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Psalms 91:3

    Psalms 91:3 Translations

    King James Version (KJV)

    Surely he shall deliver thee from the snare of the fowler, and from the noisome pestilence.

    American King James Version (AKJV)

    Surely he shall deliver you from the snare of the fowler, and from the noisome pestilence.

    American Standard Version (ASV)

    For he will deliver thee from the snare of the fowler, And from the deadly pestilence.

    Basic English Translation (BBE)

    He will take you out of the bird-net, and keep you safe from wasting disease.

    Webster's Revision

    For he will deliver thee from the snare of the fowler, And from the deadly pestilence.

    World English Bible

    For he will deliver you from the snare of the fowler, and from the deadly pestilence.

    English Revised Version (ERV)

    For he shall deliver thee from the snare of the fowler, and from the noisome pestilence.

    Definitions for Psalms 91:3

    Fowler - One who snares birds.
    Noisome - Bad; foul.

    Clarke's Commentary on Psalms 91:3

    Surely he shall deliver thee - If thou wilt act thus, then the God in whom thou trustest will deliver thee from the snare of the fowler, from all the devices of Satan, and from all dangerous maladies. As the original word, דבר dabar, signifies a word spoken, and deber, the same letters, signifies pestilence; so some translate one way, and some another: he shall deliver thee from the evil and slanderous word; he shall deliver thee from the noisome pestilence - all blasting and injurious winds, effluvia, etc.

    Barnes' Notes on Psalms 91:3

    Surely he shall deliver thee from the snare of the fowler - The snare or gin set for catching birds; meaning, here, that God would save him from the purposes of wicked people; such purposes as might be compared with the devices employed to catch birds. On the meaning of the figure used here, see the notes at Psalm 18:5.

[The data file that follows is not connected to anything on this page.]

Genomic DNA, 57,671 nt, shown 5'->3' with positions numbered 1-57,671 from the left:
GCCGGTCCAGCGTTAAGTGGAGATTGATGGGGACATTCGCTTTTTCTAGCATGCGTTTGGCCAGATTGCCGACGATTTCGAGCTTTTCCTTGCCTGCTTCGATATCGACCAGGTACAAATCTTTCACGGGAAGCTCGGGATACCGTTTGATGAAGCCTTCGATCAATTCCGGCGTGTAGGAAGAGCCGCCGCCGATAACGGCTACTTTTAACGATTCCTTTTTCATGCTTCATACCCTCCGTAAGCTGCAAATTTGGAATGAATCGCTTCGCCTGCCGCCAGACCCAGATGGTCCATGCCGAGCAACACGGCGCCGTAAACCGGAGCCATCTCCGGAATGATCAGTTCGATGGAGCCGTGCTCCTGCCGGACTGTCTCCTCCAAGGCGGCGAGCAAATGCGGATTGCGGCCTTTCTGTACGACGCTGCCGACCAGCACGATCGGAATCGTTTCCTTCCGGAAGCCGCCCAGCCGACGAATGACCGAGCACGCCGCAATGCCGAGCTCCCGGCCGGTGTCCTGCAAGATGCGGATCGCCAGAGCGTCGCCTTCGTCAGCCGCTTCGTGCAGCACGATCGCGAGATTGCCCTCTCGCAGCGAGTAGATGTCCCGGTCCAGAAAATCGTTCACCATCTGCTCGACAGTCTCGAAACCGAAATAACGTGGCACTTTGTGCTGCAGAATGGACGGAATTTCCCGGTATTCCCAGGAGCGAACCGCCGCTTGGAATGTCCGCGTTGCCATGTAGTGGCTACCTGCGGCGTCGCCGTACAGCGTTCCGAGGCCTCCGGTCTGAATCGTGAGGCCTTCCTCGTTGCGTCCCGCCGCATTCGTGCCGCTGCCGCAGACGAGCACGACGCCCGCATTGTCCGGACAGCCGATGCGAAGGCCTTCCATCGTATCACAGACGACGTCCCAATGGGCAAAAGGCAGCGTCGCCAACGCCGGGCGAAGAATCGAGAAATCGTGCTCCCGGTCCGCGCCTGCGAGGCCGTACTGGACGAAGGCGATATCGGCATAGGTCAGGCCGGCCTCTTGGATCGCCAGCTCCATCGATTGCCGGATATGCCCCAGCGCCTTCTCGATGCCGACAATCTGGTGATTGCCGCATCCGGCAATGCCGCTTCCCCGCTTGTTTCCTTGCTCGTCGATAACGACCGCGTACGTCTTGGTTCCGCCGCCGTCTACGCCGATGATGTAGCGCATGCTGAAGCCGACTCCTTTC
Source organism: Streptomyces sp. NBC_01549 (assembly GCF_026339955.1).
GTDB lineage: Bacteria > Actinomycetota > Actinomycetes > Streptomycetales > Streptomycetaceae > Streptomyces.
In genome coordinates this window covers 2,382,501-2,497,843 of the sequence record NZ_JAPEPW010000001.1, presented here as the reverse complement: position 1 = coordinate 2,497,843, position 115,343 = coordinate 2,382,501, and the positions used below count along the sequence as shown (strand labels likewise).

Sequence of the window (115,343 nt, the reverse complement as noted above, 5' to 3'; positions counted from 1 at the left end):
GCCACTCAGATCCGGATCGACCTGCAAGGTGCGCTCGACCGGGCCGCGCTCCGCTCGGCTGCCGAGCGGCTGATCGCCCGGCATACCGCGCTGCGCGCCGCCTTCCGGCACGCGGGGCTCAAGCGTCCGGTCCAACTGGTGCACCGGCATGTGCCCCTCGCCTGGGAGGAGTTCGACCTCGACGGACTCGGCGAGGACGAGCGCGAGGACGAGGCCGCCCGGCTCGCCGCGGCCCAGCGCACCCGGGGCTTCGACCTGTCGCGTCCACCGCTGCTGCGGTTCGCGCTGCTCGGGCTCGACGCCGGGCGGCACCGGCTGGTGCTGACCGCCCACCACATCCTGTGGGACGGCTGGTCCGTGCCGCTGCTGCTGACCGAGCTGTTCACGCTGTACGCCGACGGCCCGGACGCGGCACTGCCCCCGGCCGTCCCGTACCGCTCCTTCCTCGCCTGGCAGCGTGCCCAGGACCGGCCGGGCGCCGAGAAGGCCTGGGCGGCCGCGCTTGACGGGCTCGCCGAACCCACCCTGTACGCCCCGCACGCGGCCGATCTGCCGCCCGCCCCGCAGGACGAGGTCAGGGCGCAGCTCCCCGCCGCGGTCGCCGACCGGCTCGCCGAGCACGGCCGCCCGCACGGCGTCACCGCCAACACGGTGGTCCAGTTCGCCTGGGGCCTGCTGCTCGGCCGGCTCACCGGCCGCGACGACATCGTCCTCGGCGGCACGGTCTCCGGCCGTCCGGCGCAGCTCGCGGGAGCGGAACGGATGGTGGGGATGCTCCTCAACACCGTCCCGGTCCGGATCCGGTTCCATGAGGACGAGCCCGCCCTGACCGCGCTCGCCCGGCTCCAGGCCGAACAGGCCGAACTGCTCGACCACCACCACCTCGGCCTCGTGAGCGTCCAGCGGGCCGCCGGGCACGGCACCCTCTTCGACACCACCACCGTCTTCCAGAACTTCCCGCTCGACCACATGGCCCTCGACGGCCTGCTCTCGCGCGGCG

And from the noisome pestilence - The "fatal" pestilence; the pestilence that spreads death in its march. That is, he can prevent its coming upon you; or, he can save you from its ravages, while others are dying around you. This promise is not to be understood as absolute, or as meaning that no one who fears God will ever fall by the pestilence - for good people "do" die at such times as well as bad people; but the idea is, that God "can" preserve us at such a time and that, as a great law, he will be thus the protector of those who trust him. It is to be remembered that in times of pestilence (as was the case during the prevalence of the Asiatic cholera in 1832 and 1848), very many of the victims are the intemperate, the sensual, the debased, and that a life of this kind is a predisposing cause of death in such visitations of judgment. A large part of those who die are of that number. From the danger arising from this cause, of course the virtuous, the temperate, the pious are exempt; and this is one of the methods by which God saves those who trust in him from the "noisome pestilence." Religion, therefore, to a considerable extent, constitutes a ground of security at such times; nor is there any reason to doubt that, in many cases also, there may be a special interposition protecting the friends of God from danger, and sparing them for future usefulness. The promise here is substantially that general promise which we have in the Scriptures everywhere, that God is the Protector of his people, and that they may put their trust in him.